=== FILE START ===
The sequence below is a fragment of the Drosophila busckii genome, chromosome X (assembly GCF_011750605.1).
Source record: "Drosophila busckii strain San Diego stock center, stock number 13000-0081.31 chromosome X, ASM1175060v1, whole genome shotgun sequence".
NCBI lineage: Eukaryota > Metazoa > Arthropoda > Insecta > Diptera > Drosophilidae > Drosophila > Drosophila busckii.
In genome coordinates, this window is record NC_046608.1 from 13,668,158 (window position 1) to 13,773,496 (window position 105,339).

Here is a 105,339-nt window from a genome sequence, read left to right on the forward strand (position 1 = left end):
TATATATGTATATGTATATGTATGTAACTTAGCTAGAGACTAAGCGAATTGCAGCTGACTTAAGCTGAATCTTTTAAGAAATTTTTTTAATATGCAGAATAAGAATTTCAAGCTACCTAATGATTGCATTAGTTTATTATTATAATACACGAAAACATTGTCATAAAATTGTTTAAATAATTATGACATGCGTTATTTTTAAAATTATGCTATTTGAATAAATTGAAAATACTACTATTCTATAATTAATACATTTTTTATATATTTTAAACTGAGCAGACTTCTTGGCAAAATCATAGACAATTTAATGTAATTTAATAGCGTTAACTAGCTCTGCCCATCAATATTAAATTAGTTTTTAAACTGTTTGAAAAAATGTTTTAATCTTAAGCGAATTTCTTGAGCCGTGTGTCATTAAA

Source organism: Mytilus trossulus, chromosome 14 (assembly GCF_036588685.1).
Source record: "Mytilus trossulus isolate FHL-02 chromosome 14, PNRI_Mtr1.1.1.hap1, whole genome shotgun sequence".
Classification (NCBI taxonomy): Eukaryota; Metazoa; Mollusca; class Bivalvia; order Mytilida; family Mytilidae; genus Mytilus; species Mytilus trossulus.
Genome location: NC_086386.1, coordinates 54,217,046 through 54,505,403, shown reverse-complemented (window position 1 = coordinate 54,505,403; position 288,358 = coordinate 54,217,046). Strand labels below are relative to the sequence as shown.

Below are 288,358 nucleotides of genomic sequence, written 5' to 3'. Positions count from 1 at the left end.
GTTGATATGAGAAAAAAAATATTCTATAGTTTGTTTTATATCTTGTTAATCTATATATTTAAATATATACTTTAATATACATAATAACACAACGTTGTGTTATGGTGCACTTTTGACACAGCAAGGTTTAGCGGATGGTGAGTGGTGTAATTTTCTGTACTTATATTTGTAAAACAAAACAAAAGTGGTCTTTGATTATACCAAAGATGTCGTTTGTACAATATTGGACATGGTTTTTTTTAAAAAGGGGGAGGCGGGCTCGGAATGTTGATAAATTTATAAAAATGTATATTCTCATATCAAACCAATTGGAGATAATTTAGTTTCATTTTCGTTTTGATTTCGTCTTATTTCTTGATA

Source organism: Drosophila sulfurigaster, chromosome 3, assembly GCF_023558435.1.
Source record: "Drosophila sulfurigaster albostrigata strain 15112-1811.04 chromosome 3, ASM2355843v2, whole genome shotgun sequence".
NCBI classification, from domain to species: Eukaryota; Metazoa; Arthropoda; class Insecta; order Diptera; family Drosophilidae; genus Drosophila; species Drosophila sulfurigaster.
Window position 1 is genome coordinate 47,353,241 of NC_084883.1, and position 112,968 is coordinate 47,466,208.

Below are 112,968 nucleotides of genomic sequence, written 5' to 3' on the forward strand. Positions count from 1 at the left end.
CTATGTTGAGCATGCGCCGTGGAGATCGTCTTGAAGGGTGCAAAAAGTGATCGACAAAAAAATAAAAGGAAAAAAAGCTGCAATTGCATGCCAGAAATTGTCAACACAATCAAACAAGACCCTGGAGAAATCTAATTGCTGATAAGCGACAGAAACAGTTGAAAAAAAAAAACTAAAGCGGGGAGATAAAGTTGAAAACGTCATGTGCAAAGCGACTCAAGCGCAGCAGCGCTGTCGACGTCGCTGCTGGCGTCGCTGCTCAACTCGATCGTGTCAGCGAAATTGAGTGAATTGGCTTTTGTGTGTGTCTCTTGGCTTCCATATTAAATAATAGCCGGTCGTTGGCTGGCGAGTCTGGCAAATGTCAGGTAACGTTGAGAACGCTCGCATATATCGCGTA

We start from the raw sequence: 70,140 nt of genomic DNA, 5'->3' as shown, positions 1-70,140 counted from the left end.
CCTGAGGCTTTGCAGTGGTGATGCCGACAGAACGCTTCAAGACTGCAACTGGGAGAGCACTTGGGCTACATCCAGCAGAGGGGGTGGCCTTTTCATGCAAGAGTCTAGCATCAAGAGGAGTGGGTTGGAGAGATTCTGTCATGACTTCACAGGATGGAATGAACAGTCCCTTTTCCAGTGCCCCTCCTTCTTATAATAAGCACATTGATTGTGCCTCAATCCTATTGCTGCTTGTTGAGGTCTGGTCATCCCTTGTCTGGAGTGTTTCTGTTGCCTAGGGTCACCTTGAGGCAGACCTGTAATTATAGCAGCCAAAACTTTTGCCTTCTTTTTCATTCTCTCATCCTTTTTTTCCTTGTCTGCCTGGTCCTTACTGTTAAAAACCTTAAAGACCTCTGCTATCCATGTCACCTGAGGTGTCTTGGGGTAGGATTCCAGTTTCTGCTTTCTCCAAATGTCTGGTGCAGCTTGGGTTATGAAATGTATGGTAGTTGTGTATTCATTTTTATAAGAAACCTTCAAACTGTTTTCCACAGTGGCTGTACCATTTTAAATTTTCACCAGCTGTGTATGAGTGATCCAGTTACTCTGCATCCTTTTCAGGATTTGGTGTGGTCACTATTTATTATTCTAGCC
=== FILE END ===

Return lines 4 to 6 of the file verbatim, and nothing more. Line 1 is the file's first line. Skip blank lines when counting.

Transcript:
In genome coordinates, this window is record NC_046608.1 from 13,668,158 (window position 1) to 13,773,496 (window position 105,339).

Here is a 105,339-nt window from a genome sequence, read left to right on the forward strand (position 1 = left end):
TATATATGTATATGTATATGTATGTAACTTAGCTAGAGACTAAGCGAATTGCAGCTGACTTAAGCTGAATCTTTTAAGAAATTTTTTTAATATGCAGAATAAGAATTTCAAGCTACCTAATGATTGCATTAGTTTATTATTATAATACACGAAAACATTGTCATAAAATTGTTTAAATAATTATGACATGCGTTATTTTTAAAATTATGCTATTTGAATAAATTGAAAATACTACTATTCTATAATTAATACATTTTTTATATATTTTAAACTGAGCAGACTTCTTGGCAAAATCATAGACAATTTAATGTAATTTAATAGCGTTAACTAGCTCTGCCCATCAATATTAAATTAGTTTTTAAACTGTTTGAAAAAATGTTTTAATCTTAAGCGAATTTCTTGAGCCGTGTGTCATTAAA